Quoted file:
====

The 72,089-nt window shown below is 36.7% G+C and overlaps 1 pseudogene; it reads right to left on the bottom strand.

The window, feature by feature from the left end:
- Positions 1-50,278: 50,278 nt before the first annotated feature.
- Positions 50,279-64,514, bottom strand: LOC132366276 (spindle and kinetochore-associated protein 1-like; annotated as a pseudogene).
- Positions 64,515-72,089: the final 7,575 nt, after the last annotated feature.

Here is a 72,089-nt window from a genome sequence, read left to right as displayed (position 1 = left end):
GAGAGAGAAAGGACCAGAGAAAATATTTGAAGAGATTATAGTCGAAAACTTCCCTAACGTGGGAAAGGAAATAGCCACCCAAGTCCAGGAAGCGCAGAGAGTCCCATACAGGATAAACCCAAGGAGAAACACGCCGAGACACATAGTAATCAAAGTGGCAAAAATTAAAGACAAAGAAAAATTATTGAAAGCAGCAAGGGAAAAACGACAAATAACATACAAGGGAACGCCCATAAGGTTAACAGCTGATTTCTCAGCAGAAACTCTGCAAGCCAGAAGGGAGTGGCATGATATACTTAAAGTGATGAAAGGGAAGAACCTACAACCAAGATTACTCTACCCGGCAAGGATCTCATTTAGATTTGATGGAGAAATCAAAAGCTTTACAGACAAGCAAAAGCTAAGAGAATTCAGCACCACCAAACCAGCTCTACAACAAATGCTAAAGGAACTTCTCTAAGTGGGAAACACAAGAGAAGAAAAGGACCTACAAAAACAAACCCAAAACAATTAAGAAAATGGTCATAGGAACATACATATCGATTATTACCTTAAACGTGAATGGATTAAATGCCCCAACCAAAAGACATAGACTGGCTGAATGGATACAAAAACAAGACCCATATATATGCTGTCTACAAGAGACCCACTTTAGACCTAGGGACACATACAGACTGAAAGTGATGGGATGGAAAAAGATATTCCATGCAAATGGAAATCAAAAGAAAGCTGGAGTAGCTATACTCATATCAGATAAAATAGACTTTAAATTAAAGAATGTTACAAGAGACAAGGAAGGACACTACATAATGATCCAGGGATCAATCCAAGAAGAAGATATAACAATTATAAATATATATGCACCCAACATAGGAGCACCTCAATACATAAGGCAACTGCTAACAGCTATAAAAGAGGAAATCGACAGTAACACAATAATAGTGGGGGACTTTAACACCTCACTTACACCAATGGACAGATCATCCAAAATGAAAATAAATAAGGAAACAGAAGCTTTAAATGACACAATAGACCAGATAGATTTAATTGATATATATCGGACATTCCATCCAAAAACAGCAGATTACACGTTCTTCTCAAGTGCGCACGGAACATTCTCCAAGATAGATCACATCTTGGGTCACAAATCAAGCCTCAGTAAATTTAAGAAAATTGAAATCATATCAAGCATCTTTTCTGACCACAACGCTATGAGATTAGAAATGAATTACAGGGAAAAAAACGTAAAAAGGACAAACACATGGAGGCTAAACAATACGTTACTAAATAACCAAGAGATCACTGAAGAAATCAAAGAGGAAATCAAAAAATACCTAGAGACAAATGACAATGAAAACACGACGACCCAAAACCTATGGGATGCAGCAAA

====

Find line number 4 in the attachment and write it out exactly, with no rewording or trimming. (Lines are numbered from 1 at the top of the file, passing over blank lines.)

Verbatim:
- Positions 50,279-64,514, bottom strand: LOC132366276 (spindle and kinetochore-associated protein 1-like; annotated as a pseudogene).